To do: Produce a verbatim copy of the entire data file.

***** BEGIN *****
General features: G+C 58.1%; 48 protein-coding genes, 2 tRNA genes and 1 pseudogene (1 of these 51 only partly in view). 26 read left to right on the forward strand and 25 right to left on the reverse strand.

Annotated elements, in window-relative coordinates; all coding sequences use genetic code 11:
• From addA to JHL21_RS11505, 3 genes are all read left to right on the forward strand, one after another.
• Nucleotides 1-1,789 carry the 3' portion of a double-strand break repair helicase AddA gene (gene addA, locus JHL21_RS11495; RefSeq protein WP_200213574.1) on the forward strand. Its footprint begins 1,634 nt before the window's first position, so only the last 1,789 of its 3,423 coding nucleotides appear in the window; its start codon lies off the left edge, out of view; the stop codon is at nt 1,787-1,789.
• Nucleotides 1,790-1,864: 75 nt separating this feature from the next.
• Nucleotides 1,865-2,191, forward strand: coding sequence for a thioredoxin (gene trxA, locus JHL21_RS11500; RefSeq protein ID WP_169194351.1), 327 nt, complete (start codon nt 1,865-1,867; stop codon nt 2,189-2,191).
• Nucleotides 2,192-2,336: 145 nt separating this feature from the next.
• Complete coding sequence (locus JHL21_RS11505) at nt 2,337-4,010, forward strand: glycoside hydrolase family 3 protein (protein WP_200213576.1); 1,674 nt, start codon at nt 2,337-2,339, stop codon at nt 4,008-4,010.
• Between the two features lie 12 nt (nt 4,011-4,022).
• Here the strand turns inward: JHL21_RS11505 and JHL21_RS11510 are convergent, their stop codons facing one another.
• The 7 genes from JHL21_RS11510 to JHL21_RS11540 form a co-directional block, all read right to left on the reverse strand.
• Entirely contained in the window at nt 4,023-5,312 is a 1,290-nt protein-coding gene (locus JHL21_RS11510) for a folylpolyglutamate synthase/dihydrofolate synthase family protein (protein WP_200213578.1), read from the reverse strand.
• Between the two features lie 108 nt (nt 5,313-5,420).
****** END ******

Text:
General features: G+C 58.1%; 48 protein-coding genes, 2 tRNA genes and 1 pseudogene (1 of these 51 only partly in view). 26 read left to right on the forward strand and 25 right to left on the reverse strand.

Annotated elements, in window-relative coordinates; all coding sequences use genetic code 11:
• From addA to JHL21_RS11505, 3 genes are all read left to right on the forward strand, one after another.
• Nucleotides 1-1,789 carry the 3' portion of a double-strand break repair helicase AddA gene (gene addA, locus JHL21_RS11495; RefSeq protein WP_200213574.1) on the forward strand. Its footprint begins 1,634 nt before the window's first position, so only the last 1,789 of its 3,423 coding nucleotides appear in the window; its start codon lies off the left edge, out of view; the stop codon is at nt 1,787-1,789.
• Nucleotides 1,790-1,864: 75 nt separating this feature from the next.
• Nucleotides 1,865-2,191, forward strand: coding sequence for a thioredoxin (gene trxA, locus JHL21_RS11500; RefSeq protein ID WP_169194351.1), 327 nt, complete (start codon nt 1,865-1,867; stop codon nt 2,189-2,191).
• Nucleotides 2,192-2,336: 145 nt separating this feature from the next.
• Complete coding sequence (locus JHL21_RS11505) at nt 2,337-4,010, forward strand: glycoside hydrolase family 3 protein (protein WP_200213576.1); 1,674 nt, start codon at nt 2,337-2,339, stop codon at nt 4,008-4,010.
• Between the two features lie 12 nt (nt 4,011-4,022).
• Here the strand turns inward: JHL21_RS11505 and JHL21_RS11510 are convergent, their stop codons facing one another.
• The 7 genes from JHL21_RS11510 to JHL21_RS11540 form a co-directional block, all read right to left on the reverse strand.
• Entirely contained in the window at nt 4,023-5,312 is a 1,290-nt protein-coding gene (locus JHL21_RS11510) for a folylpolyglutamate synthase/dihydrofolate synthase family protein (protein WP_200213578.1), read from the reverse strand.
• Between the two features lie 108 nt (nt 5,313-5,420).